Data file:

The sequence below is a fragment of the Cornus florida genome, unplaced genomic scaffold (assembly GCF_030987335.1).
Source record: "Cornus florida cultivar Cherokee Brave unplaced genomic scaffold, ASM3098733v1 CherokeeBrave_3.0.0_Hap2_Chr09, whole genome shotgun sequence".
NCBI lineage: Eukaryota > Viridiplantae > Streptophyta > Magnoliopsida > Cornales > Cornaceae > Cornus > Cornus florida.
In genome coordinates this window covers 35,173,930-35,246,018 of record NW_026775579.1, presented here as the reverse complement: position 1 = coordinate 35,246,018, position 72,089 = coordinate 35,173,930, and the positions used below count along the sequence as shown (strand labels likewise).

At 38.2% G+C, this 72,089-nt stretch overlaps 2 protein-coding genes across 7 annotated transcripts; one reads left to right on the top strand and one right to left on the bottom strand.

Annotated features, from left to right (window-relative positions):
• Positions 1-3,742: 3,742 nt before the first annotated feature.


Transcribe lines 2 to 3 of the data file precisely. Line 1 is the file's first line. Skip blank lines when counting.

Source record: "Cornus florida cultivar Cherokee Brave unplaced genomic scaffold, ASM3098733v1 CherokeeBrave_3.0.0_Hap2_Chr09, whole genome shotgun sequence".
NCBI lineage: Eukaryota > Viridiplantae > Streptophyta > Magnoliopsida > Cornales > Cornaceae > Cornus > Cornus florida.